Eloquent cortex mapping without surgery

While stimulation of subdural-EEG electrodes is the gold standard to map eloquent brain function, magnetoencephalography (MEG) has the precision to map locations of eloquent cortex noninvasively. In addition, MEG records magnetic fields that are not altered by muscle, skin or skull (as occurs with typical EEG), and can provide more precise localization of the abnormal tissue that causes seizures.

“When evaluating a pediatric epilepsy patient for surgery, it is important to know where seizures are originating as well as the functions of the brain near the area of seizure onset,” said Dr. Perry. “We also can perform functional MRI to determine centers of language, motor, sensory and vision function. Once all imaging tests are complete, we build a 3-D model that is presented, along with the patient's history and VEEG, to our Epilepsy Case Conference—a group that includes epileptologist, neurosurgeons, neuropsychologists, radiologists, nurses, social workers and Child Life specialists. We discuss whether surgery would help the child, the benefits of surgery versus the risks, the likelihood of seizure reduction or freedom, and how the surgery should be performed. We then invite the family back to the clinic to discuss all the results and recommendations in detail with the epileptologist and neurosurgeon.”

Advancing epilepsy surgery with a minimalist approach

The Comprehensive Epilepsy Program at Cook Children's has provided the most advanced approaches to surgical treatment of epilepsy for many years. Most recently, the team has increasingly utilized minimally invasive techniques which provide comparable seizure free outcomes with lower risks. Cook Children's was the first North Texas facility to offer laser thermal ablation for the treatment of epilepsy. The integrated system of software, disposable components and reusable hardware used for planning and targeting is the only technology that enables minimally invasive neurosurgery under continuous MRI guidance, with superior visualization of the brain's tissue. We also offer stereo-electroencephalography, a procedure which allows for detailed monitoring from within the brain using depth electrodes placed with precision through robotic guidance. This method allows the team to map the region of brain responsible for seizure onset without requiring the patient to have a larger surgery to place grids or strips over the brain for monitoring. Finally, Daniel Hansen, M.D. has recently joined the neurosurgery service and provides options for endoscopic brain surgeries such as callosotomy and disconnection procedures which can achieve seizure free outcomes with much smaller incisions.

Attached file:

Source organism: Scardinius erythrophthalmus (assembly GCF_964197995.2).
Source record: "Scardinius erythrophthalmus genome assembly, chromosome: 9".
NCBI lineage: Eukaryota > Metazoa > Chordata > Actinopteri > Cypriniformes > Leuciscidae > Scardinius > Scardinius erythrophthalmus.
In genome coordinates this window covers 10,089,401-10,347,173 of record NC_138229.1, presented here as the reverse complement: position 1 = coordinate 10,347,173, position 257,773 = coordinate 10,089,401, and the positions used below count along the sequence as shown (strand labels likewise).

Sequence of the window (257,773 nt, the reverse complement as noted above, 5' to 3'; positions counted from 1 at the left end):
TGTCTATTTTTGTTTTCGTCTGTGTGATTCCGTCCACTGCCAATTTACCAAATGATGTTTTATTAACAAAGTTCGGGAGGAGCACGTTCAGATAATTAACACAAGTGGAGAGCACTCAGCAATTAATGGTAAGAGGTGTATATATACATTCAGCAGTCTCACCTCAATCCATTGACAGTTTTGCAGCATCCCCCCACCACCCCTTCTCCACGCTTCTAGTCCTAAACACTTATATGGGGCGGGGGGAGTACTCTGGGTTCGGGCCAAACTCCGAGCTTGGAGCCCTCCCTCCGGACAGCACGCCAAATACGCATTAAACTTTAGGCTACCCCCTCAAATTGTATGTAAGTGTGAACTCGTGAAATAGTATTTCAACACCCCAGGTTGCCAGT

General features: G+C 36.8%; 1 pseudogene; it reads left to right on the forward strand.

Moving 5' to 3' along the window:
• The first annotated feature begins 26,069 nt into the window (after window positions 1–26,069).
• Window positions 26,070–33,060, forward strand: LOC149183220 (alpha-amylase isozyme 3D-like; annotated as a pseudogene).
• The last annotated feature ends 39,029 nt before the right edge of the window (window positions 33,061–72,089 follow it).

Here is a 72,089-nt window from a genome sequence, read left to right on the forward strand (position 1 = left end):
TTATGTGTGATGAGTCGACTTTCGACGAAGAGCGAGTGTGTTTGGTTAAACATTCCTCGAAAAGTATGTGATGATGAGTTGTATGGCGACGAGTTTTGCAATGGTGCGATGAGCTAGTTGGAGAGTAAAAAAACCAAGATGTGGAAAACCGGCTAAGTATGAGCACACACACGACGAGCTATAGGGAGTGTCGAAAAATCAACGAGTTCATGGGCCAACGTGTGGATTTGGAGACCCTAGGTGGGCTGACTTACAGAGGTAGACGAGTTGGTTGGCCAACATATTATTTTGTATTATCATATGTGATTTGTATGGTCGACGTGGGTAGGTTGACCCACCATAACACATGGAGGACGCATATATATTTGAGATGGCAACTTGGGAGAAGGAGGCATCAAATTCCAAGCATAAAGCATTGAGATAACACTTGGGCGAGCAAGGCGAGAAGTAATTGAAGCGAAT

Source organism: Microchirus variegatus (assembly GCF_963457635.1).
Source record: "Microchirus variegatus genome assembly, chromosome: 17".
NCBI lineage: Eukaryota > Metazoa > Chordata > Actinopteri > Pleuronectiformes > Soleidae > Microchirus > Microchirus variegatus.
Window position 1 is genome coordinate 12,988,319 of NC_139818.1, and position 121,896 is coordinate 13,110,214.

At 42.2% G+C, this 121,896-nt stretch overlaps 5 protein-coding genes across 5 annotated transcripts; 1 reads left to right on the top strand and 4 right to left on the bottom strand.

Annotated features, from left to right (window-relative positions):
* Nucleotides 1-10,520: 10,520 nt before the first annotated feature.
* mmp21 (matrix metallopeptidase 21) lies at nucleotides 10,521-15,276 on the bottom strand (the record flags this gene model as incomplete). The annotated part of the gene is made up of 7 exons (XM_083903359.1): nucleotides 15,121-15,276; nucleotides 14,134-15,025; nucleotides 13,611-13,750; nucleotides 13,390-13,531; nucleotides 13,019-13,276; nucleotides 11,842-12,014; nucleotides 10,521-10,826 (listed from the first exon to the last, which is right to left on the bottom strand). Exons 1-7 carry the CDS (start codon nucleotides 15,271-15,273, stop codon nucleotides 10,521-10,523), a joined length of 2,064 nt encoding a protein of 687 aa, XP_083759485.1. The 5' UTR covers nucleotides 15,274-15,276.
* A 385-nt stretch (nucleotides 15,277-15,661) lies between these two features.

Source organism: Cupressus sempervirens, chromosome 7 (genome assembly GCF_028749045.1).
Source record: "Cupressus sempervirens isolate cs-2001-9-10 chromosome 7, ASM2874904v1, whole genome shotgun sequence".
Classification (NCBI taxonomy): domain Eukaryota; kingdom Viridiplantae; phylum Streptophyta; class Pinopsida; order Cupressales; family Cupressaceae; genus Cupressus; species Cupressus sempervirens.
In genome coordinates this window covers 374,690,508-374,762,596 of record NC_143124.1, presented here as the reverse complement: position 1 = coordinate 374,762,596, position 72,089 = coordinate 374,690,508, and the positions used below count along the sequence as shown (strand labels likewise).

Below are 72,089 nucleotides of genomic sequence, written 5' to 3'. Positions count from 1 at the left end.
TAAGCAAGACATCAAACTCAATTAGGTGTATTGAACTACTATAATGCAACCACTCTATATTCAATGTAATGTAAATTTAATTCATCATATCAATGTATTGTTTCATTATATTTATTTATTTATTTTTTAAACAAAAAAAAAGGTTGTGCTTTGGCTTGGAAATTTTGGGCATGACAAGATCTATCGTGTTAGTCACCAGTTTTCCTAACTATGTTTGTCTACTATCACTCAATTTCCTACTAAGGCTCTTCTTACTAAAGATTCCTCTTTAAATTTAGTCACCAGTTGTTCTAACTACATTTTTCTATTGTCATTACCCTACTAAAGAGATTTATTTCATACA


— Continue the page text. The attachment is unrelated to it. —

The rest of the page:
Collaborating to improve pediatric epilepsy surgery

The Pediatric Epilepsy Research Consortium (PERC) was founded in 2011 as a network of US Pediatric Epilepsy Centers dedicated to collaborative research into the diagnosis, evaluation, and treatment of pediatric epilepsy. M. Scott Perry M.D. leads the surgery subgroup of PERC and recently initiated a multicenter collaborative database collecting common data elements on every patient evaluated for epilepsy surgery, including epilepsy characteristics, components of evaluation, surgical procedures performed, and outcome. The combined epilepsy centers of PERC perform an enormous number of pediatric epilepsy surgeries in the US, yet individually they each perform evaluations and surgeries differently. The study currently includes 18 centers across the US and provides a unique opportunity to standardize common data elements captured for all patients evaluated for epilepsy surgery. From this data, there is potential to characterize the vast landscape of epilepsy surgery evaluation in the US, utilizing baseline data to match programs in a collaborative framework investigating the relative value of differing decision trees, approaches, surgical techniques and ultimately patient outcomes. Through this collaboration, the group hopes to expand the types of patients referred for epilepsy surgery, understand characteristics of patients unlikely to be helped by surgery, create standardized evaluation algorithms, and improve understanding of newly developed surgical procedures.

Contributing author

Headshot of M. Scott Perry

M. Scott Perry, MD